When I was growing up, few things made me happier than a fresh stack of books from the library. But in the last decade or so, between the heavy reading lists in university and the demands of my first full-time job, reading for pleasure often fell by the wayside. That's something I'd like to change going forward as the winter break (and my subsequent bouts of sickness) made me rediscover the joy of picking up a real book. Here are a few I've enjoyed recently. What are you reading?
1. Bloom:Navigating Life and Style by Estée Lalonde. UK-based beauty blogger and influencer Estée Lalonde's first book is the sort you want to show off on Instagram. Pretty cover aside, its pages are filled with artful photos and heartfelt essays on a wide range of lifestyle topics. As someone unfamiliar with Lalonde's work, I was impressed by her candor and authenticity, especially when she's opening up about her struggle with anxiety and depression and her introverted ways. Bloom is an enjoyable read for any young woman striving for a life with more balance, substance, and style.
2. Neal's Yard Remedies Beauty Book. I've been dealing with some not-so-fun health issues that often leave me fatigued, so in an effort to eliminate bodily stress and conserve energy, I'm trying to go natural with my beauty routine whenever I can. The NYR Beauty Book is an invaluable resource for doing just that; it's chock full of information for approaching beauty and wellness in a holistic way. As someone who's trying to pay better attention to the ingredients in beauty products, I appreciated the lists of ingredients to avoid, as well as the encyclopedic overview of the most common natural beauty ingredients and their skincare and health benefits. There are also recipes for making your own natural products and tutorials for makeup looks, dry-brushing, spa nights, and facial massage.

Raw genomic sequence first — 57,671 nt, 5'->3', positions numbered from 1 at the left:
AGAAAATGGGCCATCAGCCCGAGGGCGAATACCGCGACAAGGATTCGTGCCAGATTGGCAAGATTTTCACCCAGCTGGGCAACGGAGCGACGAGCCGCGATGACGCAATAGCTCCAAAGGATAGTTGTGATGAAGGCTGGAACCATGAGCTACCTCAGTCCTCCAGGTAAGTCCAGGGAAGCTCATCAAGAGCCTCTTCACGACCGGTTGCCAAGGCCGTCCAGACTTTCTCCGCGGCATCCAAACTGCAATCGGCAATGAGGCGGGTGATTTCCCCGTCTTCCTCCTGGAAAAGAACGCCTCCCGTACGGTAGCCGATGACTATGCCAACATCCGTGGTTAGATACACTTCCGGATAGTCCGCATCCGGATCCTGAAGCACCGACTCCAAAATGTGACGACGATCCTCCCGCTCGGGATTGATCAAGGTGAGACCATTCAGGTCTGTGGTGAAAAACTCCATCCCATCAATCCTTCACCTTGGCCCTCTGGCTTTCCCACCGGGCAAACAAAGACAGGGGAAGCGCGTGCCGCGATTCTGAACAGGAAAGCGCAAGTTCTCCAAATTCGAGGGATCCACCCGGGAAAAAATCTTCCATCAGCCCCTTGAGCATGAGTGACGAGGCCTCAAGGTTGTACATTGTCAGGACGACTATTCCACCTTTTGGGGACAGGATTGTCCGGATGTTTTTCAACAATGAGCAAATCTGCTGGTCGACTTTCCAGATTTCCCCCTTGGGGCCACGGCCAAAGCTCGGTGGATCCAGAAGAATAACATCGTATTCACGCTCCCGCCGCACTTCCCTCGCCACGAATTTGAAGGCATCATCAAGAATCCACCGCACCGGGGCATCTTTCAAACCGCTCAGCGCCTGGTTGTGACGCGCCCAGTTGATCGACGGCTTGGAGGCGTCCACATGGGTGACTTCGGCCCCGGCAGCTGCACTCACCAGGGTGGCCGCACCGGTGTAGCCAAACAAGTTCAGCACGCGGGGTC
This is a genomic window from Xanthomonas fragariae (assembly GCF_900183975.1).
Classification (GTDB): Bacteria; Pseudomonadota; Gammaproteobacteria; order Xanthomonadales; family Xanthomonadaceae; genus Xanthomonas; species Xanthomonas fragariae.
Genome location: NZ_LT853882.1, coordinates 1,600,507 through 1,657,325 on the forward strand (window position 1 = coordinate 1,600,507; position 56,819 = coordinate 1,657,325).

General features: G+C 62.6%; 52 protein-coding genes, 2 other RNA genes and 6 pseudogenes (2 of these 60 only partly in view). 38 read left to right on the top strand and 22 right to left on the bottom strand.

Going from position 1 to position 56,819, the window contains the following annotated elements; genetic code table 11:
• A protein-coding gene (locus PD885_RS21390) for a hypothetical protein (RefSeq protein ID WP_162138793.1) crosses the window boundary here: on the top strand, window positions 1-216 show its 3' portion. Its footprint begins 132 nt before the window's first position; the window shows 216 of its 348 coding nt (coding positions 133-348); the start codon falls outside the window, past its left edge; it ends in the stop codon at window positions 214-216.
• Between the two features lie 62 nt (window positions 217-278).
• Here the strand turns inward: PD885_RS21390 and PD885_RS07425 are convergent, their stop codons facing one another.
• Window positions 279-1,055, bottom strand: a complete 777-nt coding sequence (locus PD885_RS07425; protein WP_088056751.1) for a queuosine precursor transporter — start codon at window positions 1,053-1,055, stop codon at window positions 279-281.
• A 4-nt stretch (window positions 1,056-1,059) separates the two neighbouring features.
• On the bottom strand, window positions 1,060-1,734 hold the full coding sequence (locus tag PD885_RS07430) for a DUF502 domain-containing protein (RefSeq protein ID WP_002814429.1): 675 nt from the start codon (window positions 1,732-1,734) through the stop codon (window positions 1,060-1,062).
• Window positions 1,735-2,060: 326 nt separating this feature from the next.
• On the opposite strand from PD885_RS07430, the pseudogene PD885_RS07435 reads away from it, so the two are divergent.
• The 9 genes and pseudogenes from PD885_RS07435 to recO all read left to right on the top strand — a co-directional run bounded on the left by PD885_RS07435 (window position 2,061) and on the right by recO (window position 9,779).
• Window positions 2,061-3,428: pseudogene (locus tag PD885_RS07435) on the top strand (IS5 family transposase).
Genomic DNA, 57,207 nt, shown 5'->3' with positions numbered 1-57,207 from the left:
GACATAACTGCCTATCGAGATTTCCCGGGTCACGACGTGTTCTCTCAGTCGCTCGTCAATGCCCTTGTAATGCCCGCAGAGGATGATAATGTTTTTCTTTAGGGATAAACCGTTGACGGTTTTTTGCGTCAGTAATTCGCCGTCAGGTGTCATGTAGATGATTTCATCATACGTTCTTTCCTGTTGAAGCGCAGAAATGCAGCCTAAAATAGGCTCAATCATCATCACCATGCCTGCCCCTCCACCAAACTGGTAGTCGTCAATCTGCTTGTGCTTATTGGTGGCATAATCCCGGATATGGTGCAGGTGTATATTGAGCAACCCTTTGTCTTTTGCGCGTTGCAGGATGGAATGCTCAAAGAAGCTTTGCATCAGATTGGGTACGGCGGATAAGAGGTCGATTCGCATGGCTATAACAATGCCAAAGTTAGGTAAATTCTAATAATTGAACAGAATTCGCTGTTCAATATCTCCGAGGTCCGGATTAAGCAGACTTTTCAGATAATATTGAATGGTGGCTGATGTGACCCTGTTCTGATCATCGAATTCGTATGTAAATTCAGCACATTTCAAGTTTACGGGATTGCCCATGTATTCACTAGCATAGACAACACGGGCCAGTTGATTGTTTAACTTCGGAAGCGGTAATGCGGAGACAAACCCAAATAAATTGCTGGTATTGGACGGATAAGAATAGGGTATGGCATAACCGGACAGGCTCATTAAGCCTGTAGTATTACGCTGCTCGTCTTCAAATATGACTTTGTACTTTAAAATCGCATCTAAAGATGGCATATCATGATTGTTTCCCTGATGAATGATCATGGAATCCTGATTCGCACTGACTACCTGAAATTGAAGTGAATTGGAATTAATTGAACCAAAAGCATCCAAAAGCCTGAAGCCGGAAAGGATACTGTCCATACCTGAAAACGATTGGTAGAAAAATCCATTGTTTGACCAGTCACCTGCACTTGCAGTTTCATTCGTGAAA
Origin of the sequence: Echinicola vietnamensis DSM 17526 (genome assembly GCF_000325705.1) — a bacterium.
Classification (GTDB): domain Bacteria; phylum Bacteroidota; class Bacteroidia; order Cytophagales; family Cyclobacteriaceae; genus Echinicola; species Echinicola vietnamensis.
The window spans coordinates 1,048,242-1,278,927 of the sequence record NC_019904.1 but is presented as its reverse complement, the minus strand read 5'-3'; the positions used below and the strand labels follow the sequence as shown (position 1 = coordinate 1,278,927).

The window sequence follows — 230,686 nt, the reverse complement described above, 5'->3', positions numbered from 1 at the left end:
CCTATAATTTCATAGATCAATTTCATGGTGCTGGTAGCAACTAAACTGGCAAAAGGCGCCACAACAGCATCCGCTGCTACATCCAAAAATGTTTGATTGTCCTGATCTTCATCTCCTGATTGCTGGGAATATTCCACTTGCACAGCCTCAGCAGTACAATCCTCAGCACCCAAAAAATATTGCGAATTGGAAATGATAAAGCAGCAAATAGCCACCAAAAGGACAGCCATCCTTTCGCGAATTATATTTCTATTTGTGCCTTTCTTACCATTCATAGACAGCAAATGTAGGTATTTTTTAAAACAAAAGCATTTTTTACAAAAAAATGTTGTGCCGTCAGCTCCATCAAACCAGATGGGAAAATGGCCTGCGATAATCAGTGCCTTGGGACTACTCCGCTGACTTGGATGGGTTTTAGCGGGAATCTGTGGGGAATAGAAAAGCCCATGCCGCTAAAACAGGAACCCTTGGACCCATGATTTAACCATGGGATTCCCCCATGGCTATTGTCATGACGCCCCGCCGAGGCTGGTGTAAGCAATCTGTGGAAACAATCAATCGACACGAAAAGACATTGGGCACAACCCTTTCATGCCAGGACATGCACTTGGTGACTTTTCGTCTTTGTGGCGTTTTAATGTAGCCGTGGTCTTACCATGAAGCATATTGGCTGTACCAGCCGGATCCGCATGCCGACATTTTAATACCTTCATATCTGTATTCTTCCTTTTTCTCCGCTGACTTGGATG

3. Before I Fall by Lauren Oliver. I'm a sucker for YA books with buzz, so hearing that Before I Fall would get the movie treatment in 2017 definitely piqued my interest. The story focuses on Samantha Kingston, a popular high school girl who seemingly dies in a car accident on the way home from a party, only to wake up and repeat the day of her death again and again. As the minute details of her routine change each time she re-lives the day, Sam confronts the uncomfortable truth that the popular life may not have made her a very good person. The plot is predictable à la Mean Girls meets Groundhog Day, but that didn't stop me from racing through the final pages late at night to find out how it ends.
4. In the Unlikely Event by Judy Blume. For her fourth foray into adult fiction, Judy Blume mined the traumatic true-life events of her past—specifically, a series of three plane crashes that rocked her hometown of Elizabeth, New Jersey, during the winter of 1951/1952. The novel is an epic look at the effect of the crashes on victims, their families, and residents of Elizabeth in the present and the years to come. Points-of-view switch at a dizzying pace, and for the first few chapters I had difficulty sorting out the relationships between all the characters, but after a while I found the core of the book to be the coming-of-age story of a young Jewish girl named Miriam against this backdrop of tragedy. The characters are sharply drawn and the story deftly told—it's quintessential Judy Blume in a lot of ways—and I particularly enjoyed the era-specific detail.
5. Baby Proof by Emily Giffin. I'm of an age where most of my friends and I are starting families or thinking about it, so the themes in Baby Proof really resonated with me. Protagonist Claudia Parr seems to have it all: a thriving career in New York as a book editor, a loving husband named Ben, a life of freedom and self-fulfillment predicated upon her and Ben's mutual desire to not have children. But what happens when Ben changes his mind and wants kids a couple years into their marriage and Claudia still doesn't and never will? While Claudia and Ben grapple with the emotional fallout of their differences, Claudia's family and friends have their own baby dramas to deal with: one sister is the mother of three with an unfaithful husband; another sister is in a loving marriage yet struggling with infertility; her BFF is ready to settle down but can't seem to find "the one." Giffin's simple prose and emotional forthrightness keep the story from veering into overly saccharine territory, and I for one was pleased with the ending.
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